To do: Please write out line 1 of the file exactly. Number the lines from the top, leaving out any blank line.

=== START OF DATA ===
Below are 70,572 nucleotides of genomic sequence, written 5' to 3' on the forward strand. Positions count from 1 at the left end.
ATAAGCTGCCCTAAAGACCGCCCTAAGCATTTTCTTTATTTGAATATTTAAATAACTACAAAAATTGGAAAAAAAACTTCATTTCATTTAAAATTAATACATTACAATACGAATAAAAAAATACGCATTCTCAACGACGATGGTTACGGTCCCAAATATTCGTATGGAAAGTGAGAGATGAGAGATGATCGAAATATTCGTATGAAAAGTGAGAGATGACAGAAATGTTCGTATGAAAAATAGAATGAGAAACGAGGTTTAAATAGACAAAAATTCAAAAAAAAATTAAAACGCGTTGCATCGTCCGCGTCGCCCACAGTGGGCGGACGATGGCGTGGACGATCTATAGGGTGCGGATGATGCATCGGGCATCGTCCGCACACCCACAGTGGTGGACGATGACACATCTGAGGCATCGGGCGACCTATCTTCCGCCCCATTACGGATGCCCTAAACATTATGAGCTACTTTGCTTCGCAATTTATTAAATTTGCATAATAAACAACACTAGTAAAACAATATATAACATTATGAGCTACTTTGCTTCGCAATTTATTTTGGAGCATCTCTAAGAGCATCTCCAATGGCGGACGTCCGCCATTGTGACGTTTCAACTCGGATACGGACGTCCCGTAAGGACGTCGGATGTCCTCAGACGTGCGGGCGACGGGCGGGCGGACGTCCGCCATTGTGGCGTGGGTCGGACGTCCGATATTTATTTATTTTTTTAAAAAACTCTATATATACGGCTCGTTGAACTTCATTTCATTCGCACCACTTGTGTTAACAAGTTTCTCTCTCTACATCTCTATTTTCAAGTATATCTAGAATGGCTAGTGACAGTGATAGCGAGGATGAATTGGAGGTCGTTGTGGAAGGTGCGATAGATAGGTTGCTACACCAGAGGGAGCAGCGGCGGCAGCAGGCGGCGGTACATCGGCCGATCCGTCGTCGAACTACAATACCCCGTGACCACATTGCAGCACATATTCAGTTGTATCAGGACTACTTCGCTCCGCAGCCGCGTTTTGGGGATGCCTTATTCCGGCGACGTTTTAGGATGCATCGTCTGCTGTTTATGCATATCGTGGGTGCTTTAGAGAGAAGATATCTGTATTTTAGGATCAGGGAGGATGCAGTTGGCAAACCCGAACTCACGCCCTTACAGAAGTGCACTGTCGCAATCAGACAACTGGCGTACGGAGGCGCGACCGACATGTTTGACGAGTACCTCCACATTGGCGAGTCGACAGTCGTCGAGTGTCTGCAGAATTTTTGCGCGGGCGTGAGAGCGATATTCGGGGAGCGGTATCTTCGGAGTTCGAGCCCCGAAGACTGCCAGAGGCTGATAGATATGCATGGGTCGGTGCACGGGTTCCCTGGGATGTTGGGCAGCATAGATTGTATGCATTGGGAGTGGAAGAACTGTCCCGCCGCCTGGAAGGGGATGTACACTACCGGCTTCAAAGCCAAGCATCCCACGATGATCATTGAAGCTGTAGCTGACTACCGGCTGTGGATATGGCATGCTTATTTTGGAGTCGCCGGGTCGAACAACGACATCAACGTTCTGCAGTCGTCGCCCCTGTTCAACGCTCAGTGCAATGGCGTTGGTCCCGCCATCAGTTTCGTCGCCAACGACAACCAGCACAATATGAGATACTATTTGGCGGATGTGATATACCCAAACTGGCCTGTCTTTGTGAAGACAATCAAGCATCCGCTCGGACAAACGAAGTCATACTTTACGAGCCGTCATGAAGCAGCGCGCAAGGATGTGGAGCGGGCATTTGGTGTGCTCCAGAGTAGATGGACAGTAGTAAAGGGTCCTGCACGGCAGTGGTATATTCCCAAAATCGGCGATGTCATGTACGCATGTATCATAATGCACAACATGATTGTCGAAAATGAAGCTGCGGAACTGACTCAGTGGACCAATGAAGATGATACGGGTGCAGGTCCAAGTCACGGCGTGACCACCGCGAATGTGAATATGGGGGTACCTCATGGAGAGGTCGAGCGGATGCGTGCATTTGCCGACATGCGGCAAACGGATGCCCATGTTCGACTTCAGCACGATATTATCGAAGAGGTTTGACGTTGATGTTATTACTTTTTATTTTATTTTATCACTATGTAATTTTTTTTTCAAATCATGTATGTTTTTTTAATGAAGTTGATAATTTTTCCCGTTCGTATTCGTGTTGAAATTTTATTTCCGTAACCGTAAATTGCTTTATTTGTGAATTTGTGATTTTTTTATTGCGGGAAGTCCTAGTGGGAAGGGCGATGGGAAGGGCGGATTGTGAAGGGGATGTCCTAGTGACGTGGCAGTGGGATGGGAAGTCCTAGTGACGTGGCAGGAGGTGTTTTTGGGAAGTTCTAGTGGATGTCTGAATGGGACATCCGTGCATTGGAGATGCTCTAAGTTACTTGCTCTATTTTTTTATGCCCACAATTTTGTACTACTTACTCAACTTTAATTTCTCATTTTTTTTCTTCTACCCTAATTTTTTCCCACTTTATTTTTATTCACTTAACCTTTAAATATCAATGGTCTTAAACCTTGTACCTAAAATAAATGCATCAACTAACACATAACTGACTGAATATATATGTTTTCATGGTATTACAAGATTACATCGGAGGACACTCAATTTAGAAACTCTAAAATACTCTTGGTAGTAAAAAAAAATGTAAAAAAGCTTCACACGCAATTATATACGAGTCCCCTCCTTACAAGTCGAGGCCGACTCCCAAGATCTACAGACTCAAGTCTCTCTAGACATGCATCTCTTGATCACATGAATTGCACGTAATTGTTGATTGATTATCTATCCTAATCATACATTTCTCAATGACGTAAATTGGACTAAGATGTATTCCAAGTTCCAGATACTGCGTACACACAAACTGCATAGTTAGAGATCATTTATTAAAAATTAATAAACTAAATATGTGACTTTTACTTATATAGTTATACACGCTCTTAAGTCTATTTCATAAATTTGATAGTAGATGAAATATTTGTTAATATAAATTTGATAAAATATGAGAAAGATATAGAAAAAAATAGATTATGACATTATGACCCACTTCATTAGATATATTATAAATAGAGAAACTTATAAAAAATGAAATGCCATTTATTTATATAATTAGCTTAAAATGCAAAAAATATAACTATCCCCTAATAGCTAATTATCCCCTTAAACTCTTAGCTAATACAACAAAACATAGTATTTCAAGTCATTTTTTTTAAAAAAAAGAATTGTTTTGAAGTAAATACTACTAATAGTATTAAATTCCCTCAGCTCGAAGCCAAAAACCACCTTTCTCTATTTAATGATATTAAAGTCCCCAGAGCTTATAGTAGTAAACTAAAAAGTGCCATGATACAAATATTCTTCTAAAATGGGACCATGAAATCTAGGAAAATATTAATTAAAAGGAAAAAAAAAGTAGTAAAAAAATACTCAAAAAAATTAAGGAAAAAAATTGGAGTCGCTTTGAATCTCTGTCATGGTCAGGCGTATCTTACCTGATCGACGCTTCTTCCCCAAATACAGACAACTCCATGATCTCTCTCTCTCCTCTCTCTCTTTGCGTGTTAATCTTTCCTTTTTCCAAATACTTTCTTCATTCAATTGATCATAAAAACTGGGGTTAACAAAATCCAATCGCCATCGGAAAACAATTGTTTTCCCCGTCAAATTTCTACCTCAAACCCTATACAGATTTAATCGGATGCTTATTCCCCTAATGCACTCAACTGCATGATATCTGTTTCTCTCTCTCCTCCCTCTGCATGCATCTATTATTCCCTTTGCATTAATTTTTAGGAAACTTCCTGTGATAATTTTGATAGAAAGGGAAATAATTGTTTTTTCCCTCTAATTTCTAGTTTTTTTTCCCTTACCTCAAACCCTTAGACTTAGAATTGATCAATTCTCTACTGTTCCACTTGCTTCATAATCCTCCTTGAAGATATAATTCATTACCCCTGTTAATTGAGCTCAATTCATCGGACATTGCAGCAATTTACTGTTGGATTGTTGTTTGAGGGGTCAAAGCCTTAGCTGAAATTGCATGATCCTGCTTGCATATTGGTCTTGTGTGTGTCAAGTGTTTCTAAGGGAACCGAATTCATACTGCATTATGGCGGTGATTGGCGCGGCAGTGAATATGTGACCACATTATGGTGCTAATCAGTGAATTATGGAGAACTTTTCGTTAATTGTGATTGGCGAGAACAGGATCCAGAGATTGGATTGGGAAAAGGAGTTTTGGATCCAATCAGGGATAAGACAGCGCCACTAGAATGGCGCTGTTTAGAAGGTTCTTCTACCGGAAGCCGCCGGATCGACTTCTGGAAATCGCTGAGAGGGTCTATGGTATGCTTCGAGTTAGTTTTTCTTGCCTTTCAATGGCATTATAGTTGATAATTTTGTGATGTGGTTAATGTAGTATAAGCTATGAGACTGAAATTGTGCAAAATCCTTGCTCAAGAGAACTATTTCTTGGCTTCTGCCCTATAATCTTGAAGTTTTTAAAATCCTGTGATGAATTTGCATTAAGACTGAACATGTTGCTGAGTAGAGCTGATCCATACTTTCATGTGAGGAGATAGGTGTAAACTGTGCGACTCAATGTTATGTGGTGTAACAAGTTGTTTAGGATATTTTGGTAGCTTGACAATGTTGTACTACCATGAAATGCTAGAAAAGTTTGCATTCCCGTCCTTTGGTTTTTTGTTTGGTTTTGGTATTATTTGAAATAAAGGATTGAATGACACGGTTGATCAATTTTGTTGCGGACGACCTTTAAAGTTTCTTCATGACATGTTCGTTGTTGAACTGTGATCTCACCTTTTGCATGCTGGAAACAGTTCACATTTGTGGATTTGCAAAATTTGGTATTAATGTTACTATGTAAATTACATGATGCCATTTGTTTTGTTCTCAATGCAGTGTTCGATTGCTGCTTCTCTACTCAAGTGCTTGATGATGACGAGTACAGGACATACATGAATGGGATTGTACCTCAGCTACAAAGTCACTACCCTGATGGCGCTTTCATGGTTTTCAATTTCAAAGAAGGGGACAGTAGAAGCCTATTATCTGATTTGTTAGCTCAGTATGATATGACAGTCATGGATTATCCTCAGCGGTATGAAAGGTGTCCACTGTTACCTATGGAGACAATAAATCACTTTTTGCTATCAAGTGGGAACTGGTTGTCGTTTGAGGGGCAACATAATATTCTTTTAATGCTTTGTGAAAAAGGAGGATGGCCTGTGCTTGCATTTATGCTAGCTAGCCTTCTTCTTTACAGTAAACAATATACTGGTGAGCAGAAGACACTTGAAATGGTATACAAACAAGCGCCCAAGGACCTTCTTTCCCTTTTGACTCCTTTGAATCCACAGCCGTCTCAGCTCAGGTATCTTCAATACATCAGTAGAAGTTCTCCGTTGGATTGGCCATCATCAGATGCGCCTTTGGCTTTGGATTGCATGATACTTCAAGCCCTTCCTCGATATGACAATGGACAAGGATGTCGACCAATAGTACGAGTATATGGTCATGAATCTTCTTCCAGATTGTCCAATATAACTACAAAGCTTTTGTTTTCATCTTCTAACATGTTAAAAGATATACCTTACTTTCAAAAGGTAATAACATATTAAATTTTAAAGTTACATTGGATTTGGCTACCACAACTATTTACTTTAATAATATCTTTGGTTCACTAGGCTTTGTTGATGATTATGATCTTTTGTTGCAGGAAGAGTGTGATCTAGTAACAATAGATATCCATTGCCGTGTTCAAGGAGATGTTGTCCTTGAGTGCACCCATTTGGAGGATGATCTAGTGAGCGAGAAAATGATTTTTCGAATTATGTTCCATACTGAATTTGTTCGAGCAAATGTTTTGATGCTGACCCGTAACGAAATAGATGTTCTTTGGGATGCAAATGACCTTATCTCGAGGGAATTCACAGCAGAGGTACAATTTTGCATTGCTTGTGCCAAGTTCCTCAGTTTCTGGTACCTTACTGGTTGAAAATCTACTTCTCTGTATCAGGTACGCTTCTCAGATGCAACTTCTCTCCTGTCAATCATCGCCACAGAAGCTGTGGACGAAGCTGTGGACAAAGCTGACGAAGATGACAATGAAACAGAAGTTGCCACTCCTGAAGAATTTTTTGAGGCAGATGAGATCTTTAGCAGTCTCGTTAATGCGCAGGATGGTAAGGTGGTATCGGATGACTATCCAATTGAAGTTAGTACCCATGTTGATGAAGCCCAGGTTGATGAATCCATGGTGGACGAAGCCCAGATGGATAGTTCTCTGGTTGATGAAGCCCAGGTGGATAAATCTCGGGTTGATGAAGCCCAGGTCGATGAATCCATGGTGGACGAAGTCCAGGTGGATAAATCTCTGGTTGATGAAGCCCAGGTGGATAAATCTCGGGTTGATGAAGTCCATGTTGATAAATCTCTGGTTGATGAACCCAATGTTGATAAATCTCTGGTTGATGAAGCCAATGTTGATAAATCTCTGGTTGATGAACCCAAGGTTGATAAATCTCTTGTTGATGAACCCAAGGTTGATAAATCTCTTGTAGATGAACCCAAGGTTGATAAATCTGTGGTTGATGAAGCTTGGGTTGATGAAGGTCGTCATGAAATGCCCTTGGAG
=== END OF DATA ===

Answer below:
Below are 70,572 nucleotides of genomic sequence, written 5' to 3' on the forward strand. Positions count from 1 at the left end.